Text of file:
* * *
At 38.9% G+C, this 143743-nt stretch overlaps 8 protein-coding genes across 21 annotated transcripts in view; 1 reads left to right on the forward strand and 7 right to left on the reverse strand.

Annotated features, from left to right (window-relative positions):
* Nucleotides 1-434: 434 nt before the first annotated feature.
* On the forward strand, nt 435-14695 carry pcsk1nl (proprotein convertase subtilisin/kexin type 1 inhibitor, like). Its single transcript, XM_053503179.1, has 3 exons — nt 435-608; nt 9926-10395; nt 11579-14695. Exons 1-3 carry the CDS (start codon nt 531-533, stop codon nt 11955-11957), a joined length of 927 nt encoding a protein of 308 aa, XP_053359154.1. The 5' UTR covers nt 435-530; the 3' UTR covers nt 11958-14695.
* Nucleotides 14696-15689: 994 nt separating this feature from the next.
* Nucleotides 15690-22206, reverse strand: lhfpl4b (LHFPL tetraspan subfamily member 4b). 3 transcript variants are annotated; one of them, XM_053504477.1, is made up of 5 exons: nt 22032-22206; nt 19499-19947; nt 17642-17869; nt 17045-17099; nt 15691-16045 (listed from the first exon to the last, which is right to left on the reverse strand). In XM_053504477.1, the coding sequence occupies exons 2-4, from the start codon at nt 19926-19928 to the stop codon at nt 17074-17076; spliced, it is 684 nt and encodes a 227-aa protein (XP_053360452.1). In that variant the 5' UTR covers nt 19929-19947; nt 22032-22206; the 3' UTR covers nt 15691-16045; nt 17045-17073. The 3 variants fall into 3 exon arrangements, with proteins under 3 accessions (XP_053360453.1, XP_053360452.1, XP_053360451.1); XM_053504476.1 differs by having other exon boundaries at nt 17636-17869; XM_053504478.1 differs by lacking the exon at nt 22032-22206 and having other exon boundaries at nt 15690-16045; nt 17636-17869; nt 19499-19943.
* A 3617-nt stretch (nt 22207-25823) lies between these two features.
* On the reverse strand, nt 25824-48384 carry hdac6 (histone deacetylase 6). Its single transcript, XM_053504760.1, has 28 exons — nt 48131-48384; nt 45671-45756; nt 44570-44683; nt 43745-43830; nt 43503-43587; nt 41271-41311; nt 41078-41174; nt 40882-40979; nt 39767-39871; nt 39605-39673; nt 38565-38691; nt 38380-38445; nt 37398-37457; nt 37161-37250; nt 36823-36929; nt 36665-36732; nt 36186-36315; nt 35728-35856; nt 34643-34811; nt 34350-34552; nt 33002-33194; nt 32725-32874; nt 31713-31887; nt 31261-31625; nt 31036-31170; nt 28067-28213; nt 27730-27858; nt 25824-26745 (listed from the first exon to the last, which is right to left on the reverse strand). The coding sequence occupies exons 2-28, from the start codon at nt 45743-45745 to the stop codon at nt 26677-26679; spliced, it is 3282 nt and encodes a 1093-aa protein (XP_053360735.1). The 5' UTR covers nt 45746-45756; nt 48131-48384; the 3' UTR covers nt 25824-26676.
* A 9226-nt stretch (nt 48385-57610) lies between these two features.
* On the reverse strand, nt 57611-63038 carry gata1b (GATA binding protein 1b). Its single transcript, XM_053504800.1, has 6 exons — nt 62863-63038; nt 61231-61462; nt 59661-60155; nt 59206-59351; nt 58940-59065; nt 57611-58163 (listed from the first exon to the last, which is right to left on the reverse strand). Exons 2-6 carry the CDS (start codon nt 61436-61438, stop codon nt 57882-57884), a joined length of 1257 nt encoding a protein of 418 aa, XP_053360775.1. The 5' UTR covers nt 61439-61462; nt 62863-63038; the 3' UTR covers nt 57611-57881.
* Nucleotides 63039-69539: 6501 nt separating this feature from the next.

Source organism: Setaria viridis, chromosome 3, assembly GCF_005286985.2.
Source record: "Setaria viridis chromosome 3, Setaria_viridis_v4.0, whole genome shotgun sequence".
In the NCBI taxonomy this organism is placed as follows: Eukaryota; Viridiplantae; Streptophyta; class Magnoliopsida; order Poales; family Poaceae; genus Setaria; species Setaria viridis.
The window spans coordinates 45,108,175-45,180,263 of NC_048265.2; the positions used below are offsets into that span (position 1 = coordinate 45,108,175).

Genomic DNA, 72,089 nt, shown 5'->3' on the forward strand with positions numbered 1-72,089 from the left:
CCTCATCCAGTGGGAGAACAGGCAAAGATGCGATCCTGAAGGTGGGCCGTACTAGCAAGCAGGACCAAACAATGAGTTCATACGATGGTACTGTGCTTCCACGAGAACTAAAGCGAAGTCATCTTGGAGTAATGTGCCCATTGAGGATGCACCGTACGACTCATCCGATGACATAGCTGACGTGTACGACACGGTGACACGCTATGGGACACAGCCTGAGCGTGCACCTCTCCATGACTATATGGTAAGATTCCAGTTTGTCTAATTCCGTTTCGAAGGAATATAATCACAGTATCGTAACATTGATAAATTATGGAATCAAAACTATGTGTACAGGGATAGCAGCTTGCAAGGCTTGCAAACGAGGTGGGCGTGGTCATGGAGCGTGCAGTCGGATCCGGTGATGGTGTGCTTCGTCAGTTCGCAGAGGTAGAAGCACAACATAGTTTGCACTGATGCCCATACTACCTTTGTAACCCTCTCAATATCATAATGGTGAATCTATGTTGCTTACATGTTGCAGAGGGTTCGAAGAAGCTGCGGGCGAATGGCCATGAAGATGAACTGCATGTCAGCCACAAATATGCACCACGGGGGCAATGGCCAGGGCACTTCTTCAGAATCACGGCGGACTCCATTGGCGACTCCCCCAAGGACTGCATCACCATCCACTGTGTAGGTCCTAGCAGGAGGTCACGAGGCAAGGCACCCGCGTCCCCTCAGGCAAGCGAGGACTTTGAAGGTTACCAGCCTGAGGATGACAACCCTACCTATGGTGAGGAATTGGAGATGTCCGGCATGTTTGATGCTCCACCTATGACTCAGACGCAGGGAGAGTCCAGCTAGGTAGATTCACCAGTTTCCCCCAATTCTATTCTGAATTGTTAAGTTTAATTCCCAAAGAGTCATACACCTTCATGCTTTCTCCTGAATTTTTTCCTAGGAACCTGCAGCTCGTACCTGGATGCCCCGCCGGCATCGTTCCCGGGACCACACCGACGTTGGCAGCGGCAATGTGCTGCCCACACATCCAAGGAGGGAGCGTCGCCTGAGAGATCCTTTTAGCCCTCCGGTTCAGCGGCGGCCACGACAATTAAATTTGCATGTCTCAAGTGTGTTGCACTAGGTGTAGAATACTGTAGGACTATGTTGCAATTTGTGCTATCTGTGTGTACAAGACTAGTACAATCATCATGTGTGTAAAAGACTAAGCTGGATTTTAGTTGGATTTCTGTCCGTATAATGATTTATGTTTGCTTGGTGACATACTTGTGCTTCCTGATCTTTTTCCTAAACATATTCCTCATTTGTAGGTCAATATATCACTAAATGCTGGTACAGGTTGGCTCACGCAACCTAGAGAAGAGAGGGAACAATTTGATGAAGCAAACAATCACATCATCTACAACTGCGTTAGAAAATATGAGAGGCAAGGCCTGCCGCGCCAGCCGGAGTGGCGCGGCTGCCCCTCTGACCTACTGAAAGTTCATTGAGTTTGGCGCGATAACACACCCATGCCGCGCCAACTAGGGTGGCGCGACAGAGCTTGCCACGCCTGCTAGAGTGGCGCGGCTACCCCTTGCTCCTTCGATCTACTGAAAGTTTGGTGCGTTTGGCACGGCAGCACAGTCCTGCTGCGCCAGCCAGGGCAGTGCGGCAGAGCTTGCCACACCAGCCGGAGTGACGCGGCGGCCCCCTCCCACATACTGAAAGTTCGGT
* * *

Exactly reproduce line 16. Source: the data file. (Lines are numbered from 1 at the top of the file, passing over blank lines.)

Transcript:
Genomic DNA, 72,089 nt, shown 5'->3' on the forward strand with positions numbered 1-72,089 from the left: